While a dispute is ongoing with the PortoCittà, company, the Port President, Marina Monassi, has launched a new call for a project to gather more expressions of interest in re-furbishing the oldest part of the port of Trieste. Source: Il Piccolo
Partout dans le monde la conscience du consommateur se développe et la chaîne logistique durable devient un atout commercial
Transform the Suez Canal corridor into a major economic zone and increase its revenue
Mexico: El reto es que los puertos no se conviertan en un cuello de botella para la economía
The World Bank – A Partner for City-Port Projects: An Interview with Marc Juhel, Sector Manager for Transport
The World Bank is one of the specialized institutions developed under the auspices of the United Nations (UN). The World Bank is an essential partner for port cities in helping them to implement their projects, but its strategy and work in the development of city-port projects still sometimes go unrecognized. In order to find out more, the AIVP interviewed Marc Juhel at the Bank’s headquarters in Washington.AIVP: The World Bank has on many occasions shown interest in the work of AIVP in improving the city-port dynamic. In what ways does AIVP’s work coincide with the current concerns and the strategic transport and urban development objectives of the World Bank?
M.J: More than half of the world’s population already lives in urban areas, and the great majority of growth envisaged over the 21st century will take place in the cities of poor, developing countries. The urban agenda must, therefore, form a critical focus for any modern sustainable development policy. At the same time, helping these countries to emerge from chronic poverty requires enabling them to emerge with strong growth. This is the only way to generate the necessary economic benefits. This growth will come largely from increased international exchange of goods, foreign trade and access to global markets: the most important aspects of economic development policies. 90% of trade is still carried out by sea, and this is where urban and transport policies come together. Port cities are now not only national platforms for commerce, but often also regional and international ones. The city-port dynamic must, therefore, reconcile the demands of balanced urban development with those of a logistics industry still looking to optimize transport flows in terms of time and expense. This sometimes leads to approaches that conflict with good use of space, and to the need to arbitrate these conflicts in favor of the aims of the city and the country as a whole. The World Bank, when it is able, advises its client countries and their port cities on how to best carry out this arbitration.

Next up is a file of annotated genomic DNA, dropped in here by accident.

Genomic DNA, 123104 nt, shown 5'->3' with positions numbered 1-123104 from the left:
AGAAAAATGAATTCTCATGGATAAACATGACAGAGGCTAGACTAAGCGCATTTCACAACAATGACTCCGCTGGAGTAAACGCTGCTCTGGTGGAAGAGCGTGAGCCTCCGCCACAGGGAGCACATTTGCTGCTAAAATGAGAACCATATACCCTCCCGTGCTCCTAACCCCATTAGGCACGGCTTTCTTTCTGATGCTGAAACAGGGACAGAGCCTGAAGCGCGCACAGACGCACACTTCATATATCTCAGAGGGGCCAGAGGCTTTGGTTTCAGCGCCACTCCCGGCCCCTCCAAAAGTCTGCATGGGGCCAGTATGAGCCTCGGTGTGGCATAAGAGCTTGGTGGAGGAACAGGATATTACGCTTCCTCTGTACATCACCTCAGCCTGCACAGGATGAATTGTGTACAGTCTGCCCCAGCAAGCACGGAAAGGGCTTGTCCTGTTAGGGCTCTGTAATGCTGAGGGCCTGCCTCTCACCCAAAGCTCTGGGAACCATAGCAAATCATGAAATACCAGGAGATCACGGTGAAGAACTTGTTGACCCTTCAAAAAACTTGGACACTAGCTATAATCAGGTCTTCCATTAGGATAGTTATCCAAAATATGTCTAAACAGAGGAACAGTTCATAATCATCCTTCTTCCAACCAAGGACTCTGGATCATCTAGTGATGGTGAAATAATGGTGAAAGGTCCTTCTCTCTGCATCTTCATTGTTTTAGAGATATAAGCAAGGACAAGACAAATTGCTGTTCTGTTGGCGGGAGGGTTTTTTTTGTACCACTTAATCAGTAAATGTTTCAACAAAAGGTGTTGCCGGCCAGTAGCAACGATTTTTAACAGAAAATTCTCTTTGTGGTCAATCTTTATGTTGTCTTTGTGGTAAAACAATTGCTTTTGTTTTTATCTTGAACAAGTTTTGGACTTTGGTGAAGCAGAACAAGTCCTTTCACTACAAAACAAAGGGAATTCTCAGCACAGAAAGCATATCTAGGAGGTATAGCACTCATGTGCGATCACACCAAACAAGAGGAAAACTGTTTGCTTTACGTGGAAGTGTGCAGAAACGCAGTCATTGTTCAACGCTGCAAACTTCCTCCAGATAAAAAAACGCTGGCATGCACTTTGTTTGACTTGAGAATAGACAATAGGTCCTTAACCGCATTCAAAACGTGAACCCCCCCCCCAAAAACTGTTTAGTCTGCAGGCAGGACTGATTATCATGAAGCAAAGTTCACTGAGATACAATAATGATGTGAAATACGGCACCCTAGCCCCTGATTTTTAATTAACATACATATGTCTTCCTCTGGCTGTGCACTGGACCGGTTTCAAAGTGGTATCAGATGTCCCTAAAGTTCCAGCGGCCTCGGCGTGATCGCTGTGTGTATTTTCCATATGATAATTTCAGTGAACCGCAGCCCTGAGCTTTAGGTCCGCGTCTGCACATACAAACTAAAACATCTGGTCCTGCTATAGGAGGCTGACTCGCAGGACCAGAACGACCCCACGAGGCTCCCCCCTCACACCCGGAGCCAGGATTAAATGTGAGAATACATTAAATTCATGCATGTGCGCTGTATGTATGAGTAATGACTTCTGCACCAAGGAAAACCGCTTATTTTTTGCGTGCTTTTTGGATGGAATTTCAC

AIVP: Has the need for urban integration of ports, both spatial and functional, become an important criterion for the awarding of World Bank loans?
M.J: The Bank is keen to stress the importance of this spatial and functional integration, which sometimes requires the physical separation of urban and port traffic flows, but also often offers the opportunity to bring to light the complementarity of port and urban policies, particularly during port extension operations and the updating of economically obsolete infrastructure. As a result, when the Bank is approached in the context of an urban or port development project in a port city, our teams are careful to ensure that this interface, and the issues it can give rise to, are fully discussed.
AIVP: Which port city operations in receipt World Bank loans are, in your opinion, particularly symbolic in this regard? Why are they notable?
M.J: The Rijeka* project in Croatia is a recent example of a port operation which integrates opportunities both for urban redevelopment and for the enhancement of maritime heritage in coastal urban areas. More ambitious, perhaps, is the Port Cities Development Program Project for the Republic of Yemen which aimed to improve the investment climate whilst encouraging growth and job creation in the three port cities of Aden, Hodeidah and Mukalla. This program, spanning twelve years, started with small-scale investment in infrastructure, followed by the designing of City Development Strategies for each of the three port cities. Later came more specific projects, such as the First and Second Port Cities Development Projects of Yemen, which helped to implement the actions identified in the Development Strategies.
AIVP: The issue of “sustainable” and “livable” cities is on the World Bank’s agenda. In this context, what kind of initiatives do you think can be promoted in the area of city-port cooperation?
M.J: To make cities more economically efficient and more socially inclusive: this is the main aim in terms of development and the fight against poverty. This task should be seen within the larger framework that the World Bank defines as Green Growth for All. Cities in general, and port cities in particular, are important vehicles for economic growth. As ports are such key instruments for international trade, the cities that harbor them therefore find themselves at the forefront of global competition for access to new markets. International financial institutions, when assisting the port cities of their client countries, must ensure that the needs of ports in the international logistics chain are effectively balanced with the needs of cities striving for socially balanced development. This is the approach of the World Bank.
*The port and the city of Rijeka are active members of the AIVP.
Industrial ecology, the port-city model
The presentations and debates on industrial ecology were among the most interesting areas of the 13th AIVP World Conferencein June 2012. The numerous projects in progress throughout the world, in Europe, China and Korea for example, show the level of interest in this new approach to development based on a circular economy which optimises the re-use of resources and promotes a carbon-free environment. At the heart of these new strategies, cooperation and mutualisation have been the key words of the AIVP message since its creation.
Read Kate Royston (MBA AIEMA, Robbee Smole – Sustainable Business Solutions)